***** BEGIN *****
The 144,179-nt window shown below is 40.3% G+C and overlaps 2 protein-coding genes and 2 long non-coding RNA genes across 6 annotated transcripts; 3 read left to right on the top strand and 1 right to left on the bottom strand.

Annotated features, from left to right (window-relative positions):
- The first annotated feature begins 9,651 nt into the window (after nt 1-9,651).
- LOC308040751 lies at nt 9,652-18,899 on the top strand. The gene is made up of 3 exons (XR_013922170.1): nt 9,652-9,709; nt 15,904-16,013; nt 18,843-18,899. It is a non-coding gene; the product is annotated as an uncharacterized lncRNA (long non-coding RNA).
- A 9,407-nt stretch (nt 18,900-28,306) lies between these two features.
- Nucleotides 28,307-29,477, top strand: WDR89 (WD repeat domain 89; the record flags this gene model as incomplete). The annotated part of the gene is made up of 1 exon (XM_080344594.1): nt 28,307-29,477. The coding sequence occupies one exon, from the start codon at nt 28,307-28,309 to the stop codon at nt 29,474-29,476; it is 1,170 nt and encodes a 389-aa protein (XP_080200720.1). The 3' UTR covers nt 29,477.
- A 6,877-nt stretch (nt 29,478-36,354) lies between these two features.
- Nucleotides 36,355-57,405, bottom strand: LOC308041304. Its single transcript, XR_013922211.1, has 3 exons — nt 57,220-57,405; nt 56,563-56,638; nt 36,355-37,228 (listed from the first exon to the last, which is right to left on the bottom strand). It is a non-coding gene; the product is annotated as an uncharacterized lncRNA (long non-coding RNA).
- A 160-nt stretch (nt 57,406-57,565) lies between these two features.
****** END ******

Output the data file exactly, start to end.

The 144,179-nt window shown below is 40.3% G+C and overlaps 2 protein-coding genes and 2 long non-coding RNA genes across 6 annotated transcripts; 3 read left to right on the top strand and 1 right to left on the bottom strand.

Annotated features, from left to right (window-relative positions):
- The first annotated feature begins 9,651 nt into the window (after nt 1-9,651).
- LOC308040751 lies at nt 9,652-18,899 on the top strand. The gene is made up of 3 exons (XR_013922170.1): nt 9,652-9,709; nt 15,904-16,013; nt 18,843-18,899. It is a non-coding gene; the product is annotated as an uncharacterized lncRNA (long non-coding RNA).
- A 9,407-nt stretch (nt 18,900-28,306) lies between these two features.
- Nucleotides 28,307-29,477, top strand: WDR89 (WD repeat domain 89; the record flags this gene model as incomplete). The annotated part of the gene is made up of 1 exon (XM_080344594.1): nt 28,307-29,477. The coding sequence occupies one exon, from the start codon at nt 28,307-28,309 to the stop codon at nt 29,474-29,476; it is 1,170 nt and encodes a 389-aa protein (XP_080200720.1). The 3' UTR covers nt 29,477.
- A 6,877-nt stretch (nt 29,478-36,354) lies between these two features.
- Nucleotides 36,355-57,405, bottom strand: LOC308041304. Its single transcript, XR_013922211.1, has 3 exons — nt 57,220-57,405; nt 56,563-56,638; nt 36,355-37,228 (listed from the first exon to the last, which is right to left on the bottom strand). It is a non-coding gene; the product is annotated as an uncharacterized lncRNA (long non-coding RNA).
- A 160-nt stretch (nt 57,406-57,565) lies between these two features.